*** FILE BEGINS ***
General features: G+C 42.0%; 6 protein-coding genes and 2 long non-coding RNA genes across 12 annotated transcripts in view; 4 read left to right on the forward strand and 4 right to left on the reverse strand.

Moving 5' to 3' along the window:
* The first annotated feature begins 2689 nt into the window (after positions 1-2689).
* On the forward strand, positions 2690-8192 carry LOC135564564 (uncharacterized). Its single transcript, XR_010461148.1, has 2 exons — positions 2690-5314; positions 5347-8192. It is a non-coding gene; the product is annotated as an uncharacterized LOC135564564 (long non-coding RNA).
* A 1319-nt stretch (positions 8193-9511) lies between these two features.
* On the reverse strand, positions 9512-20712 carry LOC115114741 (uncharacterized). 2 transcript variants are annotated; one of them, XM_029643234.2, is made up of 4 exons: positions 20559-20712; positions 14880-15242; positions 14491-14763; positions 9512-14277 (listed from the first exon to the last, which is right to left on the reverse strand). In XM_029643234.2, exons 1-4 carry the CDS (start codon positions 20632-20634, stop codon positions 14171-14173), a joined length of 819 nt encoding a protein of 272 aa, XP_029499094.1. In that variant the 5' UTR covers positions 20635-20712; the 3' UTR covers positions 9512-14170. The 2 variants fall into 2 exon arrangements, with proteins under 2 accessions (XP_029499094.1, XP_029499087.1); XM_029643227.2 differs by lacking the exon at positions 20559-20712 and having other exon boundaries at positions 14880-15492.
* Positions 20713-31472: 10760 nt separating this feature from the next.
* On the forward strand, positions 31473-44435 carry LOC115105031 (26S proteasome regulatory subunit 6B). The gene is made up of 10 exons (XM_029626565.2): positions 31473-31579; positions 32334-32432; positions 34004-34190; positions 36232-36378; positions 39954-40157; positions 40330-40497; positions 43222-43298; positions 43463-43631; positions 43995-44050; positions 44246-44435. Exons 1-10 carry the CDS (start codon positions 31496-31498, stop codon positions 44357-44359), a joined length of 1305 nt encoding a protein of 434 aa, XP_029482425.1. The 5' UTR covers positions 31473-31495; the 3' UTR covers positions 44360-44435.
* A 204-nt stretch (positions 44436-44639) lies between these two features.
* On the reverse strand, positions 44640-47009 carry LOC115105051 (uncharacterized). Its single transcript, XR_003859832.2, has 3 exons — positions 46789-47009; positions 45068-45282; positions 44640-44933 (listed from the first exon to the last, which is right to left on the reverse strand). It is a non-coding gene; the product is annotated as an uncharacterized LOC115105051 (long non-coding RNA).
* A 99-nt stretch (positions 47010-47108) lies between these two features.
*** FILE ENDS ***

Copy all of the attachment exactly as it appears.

General features: G+C 42.0%; 6 protein-coding genes and 2 long non-coding RNA genes across 12 annotated transcripts in view; 4 read left to right on the forward strand and 4 right to left on the reverse strand.

Moving 5' to 3' along the window:
* The first annotated feature begins 2689 nt into the window (after positions 1-2689).
* On the forward strand, positions 2690-8192 carry LOC135564564 (uncharacterized). Its single transcript, XR_010461148.1, has 2 exons — positions 2690-5314; positions 5347-8192. It is a non-coding gene; the product is annotated as an uncharacterized LOC135564564 (long non-coding RNA).
* A 1319-nt stretch (positions 8193-9511) lies between these two features.
* On the reverse strand, positions 9512-20712 carry LOC115114741 (uncharacterized). 2 transcript variants are annotated; one of them, XM_029643234.2, is made up of 4 exons: positions 20559-20712; positions 14880-15242; positions 14491-14763; positions 9512-14277 (listed from the first exon to the last, which is right to left on the reverse strand). In XM_029643234.2, exons 1-4 carry the CDS (start codon positions 20632-20634, stop codon positions 14171-14173), a joined length of 819 nt encoding a protein of 272 aa, XP_029499094.1. In that variant the 5' UTR covers positions 20635-20712; the 3' UTR covers positions 9512-14170. The 2 variants fall into 2 exon arrangements, with proteins under 2 accessions (XP_029499094.1, XP_029499087.1); XM_029643227.2 differs by lacking the exon at positions 20559-20712 and having other exon boundaries at positions 14880-15492.
* Positions 20713-31472: 10760 nt separating this feature from the next.
* On the forward strand, positions 31473-44435 carry LOC115105031 (26S proteasome regulatory subunit 6B). The gene is made up of 10 exons (XM_029626565.2): positions 31473-31579; positions 32334-32432; positions 34004-34190; positions 36232-36378; positions 39954-40157; positions 40330-40497; positions 43222-43298; positions 43463-43631; positions 43995-44050; positions 44246-44435. Exons 1-10 carry the CDS (start codon positions 31496-31498, stop codon positions 44357-44359), a joined length of 1305 nt encoding a protein of 434 aa, XP_029482425.1. The 5' UTR covers positions 31473-31495; the 3' UTR covers positions 44360-44435.
* A 204-nt stretch (positions 44436-44639) lies between these two features.
* On the reverse strand, positions 44640-47009 carry LOC115105051 (uncharacterized). Its single transcript, XR_003859832.2, has 3 exons — positions 46789-47009; positions 45068-45282; positions 44640-44933 (listed from the first exon to the last, which is right to left on the reverse strand). It is a non-coding gene; the product is annotated as an uncharacterized LOC115105051 (long non-coding RNA).
* A 99-nt stretch (positions 47010-47108) lies between these two features.